Khosrowshahi, who wasn't in charge of Uber when the breach occurred, says the two of the employees who led the response to the hack have been fired.
Personal information from 57 million riders was compromised by the attack. Although trip location history, credit card numbers and bank details weren't taken, the hackers reportedly downloaded licence information from about 600,000 drivers. Stolen rider information included email addresses and phone numbers.
Rather than reporting the breach to the US Federal Trade Commission and users, the company covered up the hack and, according to Bloomberg, paid the hackers US$100,000 to delete the stolen data.
Uber was being investigated for a separate data breach at the time. Ex-CEO and company founder, Travis Kalanick, reportedly learned about the breach a month after it took place, in November 2016.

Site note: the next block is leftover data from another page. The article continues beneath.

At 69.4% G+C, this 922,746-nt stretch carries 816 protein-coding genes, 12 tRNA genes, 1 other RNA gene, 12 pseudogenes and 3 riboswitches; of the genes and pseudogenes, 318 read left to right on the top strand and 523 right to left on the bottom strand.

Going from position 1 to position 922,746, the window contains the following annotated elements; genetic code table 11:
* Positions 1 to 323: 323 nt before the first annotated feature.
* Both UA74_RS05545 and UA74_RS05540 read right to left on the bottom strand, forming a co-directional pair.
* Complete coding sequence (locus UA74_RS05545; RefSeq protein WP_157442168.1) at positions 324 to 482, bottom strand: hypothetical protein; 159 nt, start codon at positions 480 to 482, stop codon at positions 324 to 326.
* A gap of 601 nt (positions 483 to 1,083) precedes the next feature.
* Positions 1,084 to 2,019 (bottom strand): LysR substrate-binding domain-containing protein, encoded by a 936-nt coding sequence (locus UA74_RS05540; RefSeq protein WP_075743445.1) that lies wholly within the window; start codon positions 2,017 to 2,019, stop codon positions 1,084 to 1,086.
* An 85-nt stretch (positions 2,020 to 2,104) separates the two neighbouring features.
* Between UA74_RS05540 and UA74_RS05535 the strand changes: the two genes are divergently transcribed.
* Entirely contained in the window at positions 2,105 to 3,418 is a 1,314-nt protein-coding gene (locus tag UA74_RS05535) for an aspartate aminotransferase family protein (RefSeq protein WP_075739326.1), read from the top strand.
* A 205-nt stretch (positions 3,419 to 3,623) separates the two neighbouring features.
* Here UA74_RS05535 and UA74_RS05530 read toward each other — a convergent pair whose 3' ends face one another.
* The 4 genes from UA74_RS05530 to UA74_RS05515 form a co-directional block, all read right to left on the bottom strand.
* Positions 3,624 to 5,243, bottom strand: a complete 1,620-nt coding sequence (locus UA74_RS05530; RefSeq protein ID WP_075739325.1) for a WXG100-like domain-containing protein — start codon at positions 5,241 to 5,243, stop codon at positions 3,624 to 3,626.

"While we have not seen evidence of fraud or misuse tied to the incident, we are monitoring the affected accounts and have flagged them for additional fraud protection," CEO Dara Khosrowshahi said in a statement.
"None of this should have happened, and I will not make excuses for it. While I can't erase the past, I can commit on behalf of every Uber employee that we will learn from our mistakes."
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